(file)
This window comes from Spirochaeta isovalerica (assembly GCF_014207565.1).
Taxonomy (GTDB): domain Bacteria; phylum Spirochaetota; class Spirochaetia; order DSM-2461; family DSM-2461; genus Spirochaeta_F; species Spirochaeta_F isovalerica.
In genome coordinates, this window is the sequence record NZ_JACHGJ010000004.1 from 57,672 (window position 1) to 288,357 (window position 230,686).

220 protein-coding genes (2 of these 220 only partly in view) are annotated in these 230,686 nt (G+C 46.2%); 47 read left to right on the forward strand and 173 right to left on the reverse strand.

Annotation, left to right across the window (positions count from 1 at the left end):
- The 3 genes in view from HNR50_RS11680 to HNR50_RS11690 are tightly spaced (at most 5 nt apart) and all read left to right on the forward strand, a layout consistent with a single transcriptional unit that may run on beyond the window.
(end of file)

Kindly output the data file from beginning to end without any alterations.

This window comes from Spirochaeta isovalerica (assembly GCF_014207565.1).
Taxonomy (GTDB): domain Bacteria; phylum Spirochaetota; class Spirochaetia; order DSM-2461; family DSM-2461; genus Spirochaeta_F; species Spirochaeta_F isovalerica.
In genome coordinates, this window is the sequence record NZ_JACHGJ010000004.1 from 57,672 (window position 1) to 288,357 (window position 230,686).

220 protein-coding genes (2 of these 220 only partly in view) are annotated in these 230,686 nt (G+C 46.2%); 47 read left to right on the forward strand and 173 right to left on the reverse strand.

Annotation, left to right across the window (positions count from 1 at the left end):
- The 3 genes in view from HNR50_RS11680 to HNR50_RS11690 are tightly spaced (at most 5 nt apart) and all read left to right on the forward strand, a layout consistent with a single transcriptional unit that may run on beyond the window.